This post first appeared on Right About Money.
Boomers are rapidly becoming Grandboomers; in the U.S., they are 70 million strong. Might this legion of potential mentors hold the key to financial literacy for the next generation?
I’m counting on it. All we need to do is show them how to have the conversation.
Grandparents have joked for years that if they knew grandkids were going to be so much fun they would have had them first. They also confide in large numbers that they would like to do a better job with their grandchildren than they did with their own kids—at least when it comes to teaching them about money.
Empowering retiring boomers to engage in all sorts of productive activities in this era of longevity is rapidly becoming a policy goal around the globe. Why not enlist them on the financial literacy front? Grandparents with access to tools to teach a grandchild about wants and needs and smart spending could be one of the most powerful initiatives in the financial literacy movement.
A quarter of grandparents have spent more than $1,000 on their grandkids in the past 12 months, according to an AARP survey. These elders are eager to share their life experiences—how they made a living, their money mistakes and struggles, the value they place on giving back. Grandchildren are eager to listen.
My Money Savvy Pig piggybank is one tool that grandparents tell me they use to get the conversation started about the choices grands have for money – in a concrete way. The Money Savvy Pig is a translucent four-chambered piggybank with four slots and four tummies, each for a money choice: save, spend, donate or invest. Other tools like FamZoo.com, an online account option, will help teach the same lessons to older children. All are a great way for a grandparent to start the conversation.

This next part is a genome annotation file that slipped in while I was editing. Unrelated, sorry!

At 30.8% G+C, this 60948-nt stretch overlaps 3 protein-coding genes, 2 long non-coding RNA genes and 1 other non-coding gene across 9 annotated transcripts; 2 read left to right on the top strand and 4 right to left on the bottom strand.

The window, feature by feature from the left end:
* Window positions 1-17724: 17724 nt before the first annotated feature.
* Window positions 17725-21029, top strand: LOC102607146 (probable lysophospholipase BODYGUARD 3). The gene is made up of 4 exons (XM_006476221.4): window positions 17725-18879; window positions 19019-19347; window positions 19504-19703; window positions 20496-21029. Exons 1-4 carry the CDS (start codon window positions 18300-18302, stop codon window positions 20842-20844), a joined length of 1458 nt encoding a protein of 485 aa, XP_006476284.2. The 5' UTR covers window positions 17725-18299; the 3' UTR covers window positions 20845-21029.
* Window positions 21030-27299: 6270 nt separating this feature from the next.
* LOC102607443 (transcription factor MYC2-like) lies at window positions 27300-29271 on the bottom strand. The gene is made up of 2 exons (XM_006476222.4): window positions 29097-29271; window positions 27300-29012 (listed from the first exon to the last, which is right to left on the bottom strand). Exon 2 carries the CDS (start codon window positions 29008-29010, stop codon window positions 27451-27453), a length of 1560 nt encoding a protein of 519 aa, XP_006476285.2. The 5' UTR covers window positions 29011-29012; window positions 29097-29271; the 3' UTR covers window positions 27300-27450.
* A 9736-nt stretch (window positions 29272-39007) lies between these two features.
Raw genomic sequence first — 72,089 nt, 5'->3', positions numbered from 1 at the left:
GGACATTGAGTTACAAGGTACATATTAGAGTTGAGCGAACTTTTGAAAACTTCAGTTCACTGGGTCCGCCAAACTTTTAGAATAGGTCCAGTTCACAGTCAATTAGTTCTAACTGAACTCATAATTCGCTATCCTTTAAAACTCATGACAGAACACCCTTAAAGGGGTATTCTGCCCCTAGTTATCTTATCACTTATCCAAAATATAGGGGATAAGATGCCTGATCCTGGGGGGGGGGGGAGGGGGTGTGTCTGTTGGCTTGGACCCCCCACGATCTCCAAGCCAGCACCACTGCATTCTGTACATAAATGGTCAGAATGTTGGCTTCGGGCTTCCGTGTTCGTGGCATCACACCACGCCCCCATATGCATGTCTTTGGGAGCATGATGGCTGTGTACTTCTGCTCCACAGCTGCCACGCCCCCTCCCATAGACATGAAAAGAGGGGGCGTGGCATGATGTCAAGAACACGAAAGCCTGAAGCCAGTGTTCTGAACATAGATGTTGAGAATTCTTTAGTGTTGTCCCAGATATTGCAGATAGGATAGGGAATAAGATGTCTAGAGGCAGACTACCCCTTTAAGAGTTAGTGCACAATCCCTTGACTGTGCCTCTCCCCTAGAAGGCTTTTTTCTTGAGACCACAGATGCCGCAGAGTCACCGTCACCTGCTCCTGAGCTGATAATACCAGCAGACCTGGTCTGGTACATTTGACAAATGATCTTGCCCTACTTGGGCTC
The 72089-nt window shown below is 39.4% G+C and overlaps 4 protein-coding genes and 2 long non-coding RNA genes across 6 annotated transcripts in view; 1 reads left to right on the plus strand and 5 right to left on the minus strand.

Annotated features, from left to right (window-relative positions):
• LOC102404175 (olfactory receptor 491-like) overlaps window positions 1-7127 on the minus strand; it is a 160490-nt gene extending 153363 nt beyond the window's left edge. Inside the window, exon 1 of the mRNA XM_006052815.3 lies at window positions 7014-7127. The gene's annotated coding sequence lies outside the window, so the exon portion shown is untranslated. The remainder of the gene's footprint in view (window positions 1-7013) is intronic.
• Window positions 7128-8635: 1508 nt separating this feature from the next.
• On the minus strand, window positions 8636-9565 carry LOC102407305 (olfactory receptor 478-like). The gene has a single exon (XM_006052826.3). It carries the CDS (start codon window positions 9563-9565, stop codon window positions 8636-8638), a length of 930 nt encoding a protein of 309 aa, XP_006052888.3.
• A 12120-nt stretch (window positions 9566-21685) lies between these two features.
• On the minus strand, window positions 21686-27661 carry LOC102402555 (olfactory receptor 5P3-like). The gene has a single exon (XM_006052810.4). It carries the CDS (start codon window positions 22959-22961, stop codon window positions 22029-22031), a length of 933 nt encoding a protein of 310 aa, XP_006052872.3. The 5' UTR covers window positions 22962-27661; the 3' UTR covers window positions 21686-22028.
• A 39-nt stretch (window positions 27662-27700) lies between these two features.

I grew up with my grandmother, who lived upstairs in our two-flat apartment. Every weekend my grandmother would cook the midday meal, and we would all gather around her table. And I would listen to the adult conversations around me. Many of them were about money. Grandma Katie told us about The Depression. How homes in our own neighborhood were selling for less than $10,000 each, and how she managed to save money no matter what she was paid. Essentially, she showed me how to “pay myself first” and save.
Her money lessons never left me. She gave money weekly to the church. She washed out plastic bread bags for reuse. She saved change and gave me small bags of dimes and quarters when I would visit home after having moved away.
It sounds quaint, I know. Young people today barely know what cash is. So, become familiar with apps like Venmo, Paypal and Square. You can do the same thing electronically – but consider starting with cold hard cash. The occasional bag of change from my grandmother was for me an enduring lesson in frugality and the power of persistent saving. I saw nickels and dimes turn into quarters and dollars. Honestly, it changed my life. I’ve been a saver for as long as I can recall.
Grandparents are a powerful tool we need to activate in our fight for a financially literate next generation. They are the unconditional voice of love that children will hear in a different way than if the words come from parents. Ask an elder you are close to if they will participate in the financial education of your children. I guarantee the kids will be willing.